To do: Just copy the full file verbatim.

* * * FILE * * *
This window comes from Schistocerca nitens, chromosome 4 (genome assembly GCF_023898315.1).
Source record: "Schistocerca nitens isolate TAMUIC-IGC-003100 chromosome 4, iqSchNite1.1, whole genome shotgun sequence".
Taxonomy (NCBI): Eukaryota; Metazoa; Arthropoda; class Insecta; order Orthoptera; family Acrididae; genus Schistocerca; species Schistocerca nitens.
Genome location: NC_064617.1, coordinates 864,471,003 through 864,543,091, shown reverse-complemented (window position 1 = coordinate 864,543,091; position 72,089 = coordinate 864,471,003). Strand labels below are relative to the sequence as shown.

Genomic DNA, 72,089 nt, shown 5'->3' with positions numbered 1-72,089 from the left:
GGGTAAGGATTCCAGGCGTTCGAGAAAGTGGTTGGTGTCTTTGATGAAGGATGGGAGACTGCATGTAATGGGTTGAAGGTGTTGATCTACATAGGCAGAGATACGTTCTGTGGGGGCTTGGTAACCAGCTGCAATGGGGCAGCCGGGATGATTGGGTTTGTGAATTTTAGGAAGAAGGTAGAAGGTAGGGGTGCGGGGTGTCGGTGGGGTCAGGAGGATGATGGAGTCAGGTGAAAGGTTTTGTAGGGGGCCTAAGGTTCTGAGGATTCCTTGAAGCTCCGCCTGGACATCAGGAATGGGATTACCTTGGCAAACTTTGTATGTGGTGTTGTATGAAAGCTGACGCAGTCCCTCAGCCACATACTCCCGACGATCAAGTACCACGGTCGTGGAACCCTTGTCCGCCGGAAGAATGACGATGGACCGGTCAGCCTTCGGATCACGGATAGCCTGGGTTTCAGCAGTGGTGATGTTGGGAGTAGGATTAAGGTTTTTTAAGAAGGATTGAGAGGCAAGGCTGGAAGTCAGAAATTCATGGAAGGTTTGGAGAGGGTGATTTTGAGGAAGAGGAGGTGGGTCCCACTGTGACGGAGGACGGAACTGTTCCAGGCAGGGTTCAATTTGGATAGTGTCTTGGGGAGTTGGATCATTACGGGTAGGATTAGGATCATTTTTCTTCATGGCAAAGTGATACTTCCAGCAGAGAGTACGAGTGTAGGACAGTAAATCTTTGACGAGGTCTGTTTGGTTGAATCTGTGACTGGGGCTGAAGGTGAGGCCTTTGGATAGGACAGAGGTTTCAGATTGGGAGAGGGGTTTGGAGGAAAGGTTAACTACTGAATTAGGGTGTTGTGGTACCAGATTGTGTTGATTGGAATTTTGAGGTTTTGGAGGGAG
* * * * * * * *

This window comes from Schistocerca nitens, chromosome 4 (genome assembly GCF_023898315.1).
Source record: "Schistocerca nitens isolate TAMUIC-IGC-003100 chromosome 4, iqSchNite1.1, whole genome shotgun sequence".
Taxonomy (NCBI): Eukaryota; Metazoa; Arthropoda; class Insecta; order Orthoptera; family Acrididae; genus Schistocerca; species Schistocerca nitens.
Genome location: NC_064617.1, coordinates 864,471,003 through 864,543,091, shown reverse-complemented (window position 1 = coordinate 864,543,091; position 72,089 = coordinate 864,471,003). Strand labels below are relative to the sequence as shown.

Genomic DNA, 72,089 nt, shown 5'->3' with positions numbered 1-72,089 from the left:
GGGTAAGGATTCCAGGCGTTCGAGAAAGTGGTTGGTGTCTTTGATGAAGGATGGGAGACTGCATGTAATGGGTTGAAGGTGTTGATCTACATAGGCAGAGATACGTTCTGTGGGGGCTTGGTAACCAGCTGCAATGGGGCAGCCGGGATGATTGGGTTTGTGAATTTTAGGAAGAAGGTAGAAGGTAGGGGTGCGGGGTGTCGGTGGGGTCAGGAGGATGATGGAGTCAGGTGAAAGGTTTTGTAGGGGGCCTAAGGTTCTGAGGATTCCTTGAAGCTCCGCCTGGACATCAGGAATGGGATTACCTTGGCAAACTTTGTATGTGGTGTTGTATGAAAGCTGACGCAGTCCCTCAGCCACATACTCCCGACGATCAAGTACCACGGTCGTGGAACCCTTGTCCGCCGGAAGAATGACGATGGACCGGTCAGCCTTCGGATCACGGATAGCCTGGGTTTCAGCAGTGGTGATGTTGGGAGTAGGATTAAGGTTTTTTAAGAAGGATTGAGAGGCAAGGCTGGAAGTCAGAAATTCATGGAAGGTTTGGAGAGGGTGATTTTGAGGAAGAGGAGGTGGGTCCCACTGTGACGGAGGACGGAACTGTTCCAGGCAGGGTTCAATTTGGATAGTGTCTTGGGGAGTTGGATCATTACGGGTAGGATTAGGATCATTTTTCTTCATGGCAAAGTGATACTTCCAGCAGAGAGTACGAGTGTAGGACAGTAAATCTTTGACGAGGTCTGTTTGGTTGAATCTGTGACTGGGGCTGAAGGTGAGGCCTTTGGATAGGACAGAGGTTTCAGATTGGGAGAGGGGTTTGGAGGAAAGGTTAACTACTGAATTAGGGTGTTGTGGTACCAGATTGTGTTGATTGGAATTTTGAGGTTTTGGAGGGAG